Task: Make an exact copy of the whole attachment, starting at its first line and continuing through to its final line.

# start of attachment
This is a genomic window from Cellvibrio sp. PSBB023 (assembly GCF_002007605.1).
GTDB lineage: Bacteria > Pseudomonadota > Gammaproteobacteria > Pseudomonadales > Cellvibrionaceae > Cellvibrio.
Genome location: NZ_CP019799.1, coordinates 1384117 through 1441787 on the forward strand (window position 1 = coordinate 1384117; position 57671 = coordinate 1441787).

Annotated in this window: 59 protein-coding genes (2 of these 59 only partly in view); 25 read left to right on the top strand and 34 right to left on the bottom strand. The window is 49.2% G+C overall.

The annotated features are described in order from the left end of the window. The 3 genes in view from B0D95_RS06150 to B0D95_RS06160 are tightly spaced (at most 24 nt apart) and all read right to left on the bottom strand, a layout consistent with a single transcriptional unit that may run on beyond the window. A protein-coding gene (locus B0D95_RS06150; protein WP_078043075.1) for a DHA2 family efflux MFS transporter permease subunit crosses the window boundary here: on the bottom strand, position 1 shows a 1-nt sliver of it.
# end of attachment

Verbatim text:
This is a genomic window from Cellvibrio sp. PSBB023 (assembly GCF_002007605.1).
GTDB lineage: Bacteria > Pseudomonadota > Gammaproteobacteria > Pseudomonadales > Cellvibrionaceae > Cellvibrio.
Genome location: NZ_CP019799.1, coordinates 1384117 through 1441787 on the forward strand (window position 1 = coordinate 1384117; position 57671 = coordinate 1441787).

Annotated in this window: 59 protein-coding genes (2 of these 59 only partly in view); 25 read left to right on the top strand and 34 right to left on the bottom strand. The window is 49.2% G+C overall.

The annotated features are described in order from the left end of the window. The 3 genes in view from B0D95_RS06150 to B0D95_RS06160 are tightly spaced (at most 24 nt apart) and all read right to left on the bottom strand, a layout consistent with a single transcriptional unit that may run on beyond the window. A protein-coding gene (locus B0D95_RS06150; protein WP_078043075.1) for a DHA2 family efflux MFS transporter permease subunit crosses the window boundary here: on the bottom strand, position 1 shows a 1-nt sliver of it.